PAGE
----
Workforce Housing

Where I Stand:

○ Create a Workforce Housing Overlay focused in the urban core of Jackson and Teton Village that allows significant density incentives for employment based deed restricted units.
○ Remove parking requirements from new workforce housing development.
○ Do not increase commercial or free market residential zoning rights.
○ Do not waste tax payer dollars on direct housing subsidies to private individuals and businesses.
○ Use tax payer dollars to subsidize government employee housing and housing for people with disabilities.
○ Ensure robust enforcement of the deed restrictions on the current subsidized housing supply, and of the zoning rules regarding short term rentals.

 

The Challenge:

Jackson Hole has a zoning imbalance. We have reasonable opportunities for commercial and free market residential growth, but almost no opportunity for workforce housing development. Our current low density zoning requires massive subsidies to produce housing for our workforce. When government money subsidizes housing for private sector employees it’s just another form of corporate welfare. The opportunities for waste, mismanagement, fraud and cronyism are too great. The tens of millions of dollars in taxpayer subsidies envisioned by the Community Priorities Fund and the General Excise Tax increase it requires will have very little effect on our workforce housing problems. The subsidies of $100,000 to $400,000 per unit are just too high.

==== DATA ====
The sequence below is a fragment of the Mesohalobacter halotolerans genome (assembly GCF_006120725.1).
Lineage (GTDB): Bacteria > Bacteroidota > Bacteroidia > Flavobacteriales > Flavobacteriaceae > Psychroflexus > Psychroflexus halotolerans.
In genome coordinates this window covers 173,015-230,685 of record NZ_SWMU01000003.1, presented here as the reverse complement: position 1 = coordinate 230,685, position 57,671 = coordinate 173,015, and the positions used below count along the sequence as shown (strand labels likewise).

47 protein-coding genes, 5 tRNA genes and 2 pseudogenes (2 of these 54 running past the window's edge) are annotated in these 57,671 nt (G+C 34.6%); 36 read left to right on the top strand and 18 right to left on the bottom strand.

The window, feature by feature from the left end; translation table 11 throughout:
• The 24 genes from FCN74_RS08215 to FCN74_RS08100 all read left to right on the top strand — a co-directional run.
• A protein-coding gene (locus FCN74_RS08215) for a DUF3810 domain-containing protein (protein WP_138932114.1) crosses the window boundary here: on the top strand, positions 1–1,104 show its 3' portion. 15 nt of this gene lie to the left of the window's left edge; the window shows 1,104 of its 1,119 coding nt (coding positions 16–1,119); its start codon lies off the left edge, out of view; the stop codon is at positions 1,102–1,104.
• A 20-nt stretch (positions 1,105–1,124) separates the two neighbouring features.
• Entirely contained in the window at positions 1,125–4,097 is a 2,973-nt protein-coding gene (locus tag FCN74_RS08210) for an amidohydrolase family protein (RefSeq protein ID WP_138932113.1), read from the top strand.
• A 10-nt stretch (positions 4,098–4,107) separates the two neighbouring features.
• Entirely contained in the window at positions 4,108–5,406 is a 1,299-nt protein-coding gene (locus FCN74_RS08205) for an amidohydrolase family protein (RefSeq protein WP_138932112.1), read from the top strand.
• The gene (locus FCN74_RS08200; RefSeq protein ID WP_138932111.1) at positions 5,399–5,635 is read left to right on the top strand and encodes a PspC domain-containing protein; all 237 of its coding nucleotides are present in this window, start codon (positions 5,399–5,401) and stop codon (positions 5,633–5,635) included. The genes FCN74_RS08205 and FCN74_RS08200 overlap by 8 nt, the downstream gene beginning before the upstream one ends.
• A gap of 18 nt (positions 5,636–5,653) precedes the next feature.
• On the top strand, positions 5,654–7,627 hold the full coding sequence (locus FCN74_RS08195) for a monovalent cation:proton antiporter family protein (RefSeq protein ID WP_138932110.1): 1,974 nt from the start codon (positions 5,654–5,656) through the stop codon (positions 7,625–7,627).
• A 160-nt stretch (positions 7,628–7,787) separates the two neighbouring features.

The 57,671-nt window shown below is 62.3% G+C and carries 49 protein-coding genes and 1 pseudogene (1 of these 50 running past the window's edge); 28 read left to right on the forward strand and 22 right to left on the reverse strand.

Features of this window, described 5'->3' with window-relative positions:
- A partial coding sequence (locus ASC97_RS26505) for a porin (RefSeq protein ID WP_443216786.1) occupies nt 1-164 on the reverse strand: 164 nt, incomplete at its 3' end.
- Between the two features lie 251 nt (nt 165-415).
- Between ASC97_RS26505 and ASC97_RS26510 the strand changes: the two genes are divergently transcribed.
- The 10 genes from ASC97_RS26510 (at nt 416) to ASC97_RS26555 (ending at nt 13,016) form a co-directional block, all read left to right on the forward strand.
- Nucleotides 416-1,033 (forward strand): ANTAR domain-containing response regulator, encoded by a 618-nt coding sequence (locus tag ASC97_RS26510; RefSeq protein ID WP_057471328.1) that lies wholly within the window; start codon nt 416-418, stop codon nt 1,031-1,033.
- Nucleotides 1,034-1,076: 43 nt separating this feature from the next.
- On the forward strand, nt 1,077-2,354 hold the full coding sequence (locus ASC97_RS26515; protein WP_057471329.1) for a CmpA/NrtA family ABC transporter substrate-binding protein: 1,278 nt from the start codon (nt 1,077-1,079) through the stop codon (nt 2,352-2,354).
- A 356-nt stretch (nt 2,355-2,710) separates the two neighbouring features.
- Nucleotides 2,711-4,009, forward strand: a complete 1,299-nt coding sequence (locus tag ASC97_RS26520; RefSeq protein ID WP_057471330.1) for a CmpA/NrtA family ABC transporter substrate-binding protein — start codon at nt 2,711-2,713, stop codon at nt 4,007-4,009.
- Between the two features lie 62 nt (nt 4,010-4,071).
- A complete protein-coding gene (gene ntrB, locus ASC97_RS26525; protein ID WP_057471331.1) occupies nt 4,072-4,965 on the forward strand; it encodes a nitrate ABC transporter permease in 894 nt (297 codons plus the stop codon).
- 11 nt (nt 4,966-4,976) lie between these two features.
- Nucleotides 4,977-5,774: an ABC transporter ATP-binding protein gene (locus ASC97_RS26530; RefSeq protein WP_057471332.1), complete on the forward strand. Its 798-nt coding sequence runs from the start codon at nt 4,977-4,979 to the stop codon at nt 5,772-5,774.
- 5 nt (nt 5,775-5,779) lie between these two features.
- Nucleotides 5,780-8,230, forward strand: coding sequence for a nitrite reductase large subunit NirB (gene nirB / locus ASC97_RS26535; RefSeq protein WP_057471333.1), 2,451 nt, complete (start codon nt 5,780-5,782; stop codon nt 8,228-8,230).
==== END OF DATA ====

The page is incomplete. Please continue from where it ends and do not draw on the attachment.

The Solution:

We need to create a workforce housing overlay that is focused on the core urban areas of Town and Teton Village. These are areas that already have commercial zoning and have easy walking access to shopping, transit, entertainment and work. Within the overlay we need to allow significant density incentives in exchange for employment based deed restricted housing. Only people that physically work in Jackson Hole will be allowed to live in these units. They should be limited in size to increase affordability, and there should be no parking requirements on these units. These units should be bought and sold with no price appreciation restrictions, and anyone should be able to own one including: individuals, private employers, and government entities.

Individuals can buy these units to live in or as an investment. Private employers can purchase them and rent them to their employees at market rates or subsidize the rent if they wish. Government can purchase units to rent to their own employees and for people in the community that are disabled or are in crisis. These units should be required to pay homeowners fees that would cover enforcement of the deed restrictions, enforcement of parking restrictions, and to subsidize robust start service to the property.

By using zoning incentives rather than direct taxpayer subsidies we can get the government out of the housing business with all the waste, mismanagement and corporate welfare that risks.

Questions, comments, concerns? Do you have a better idea? Contact Me.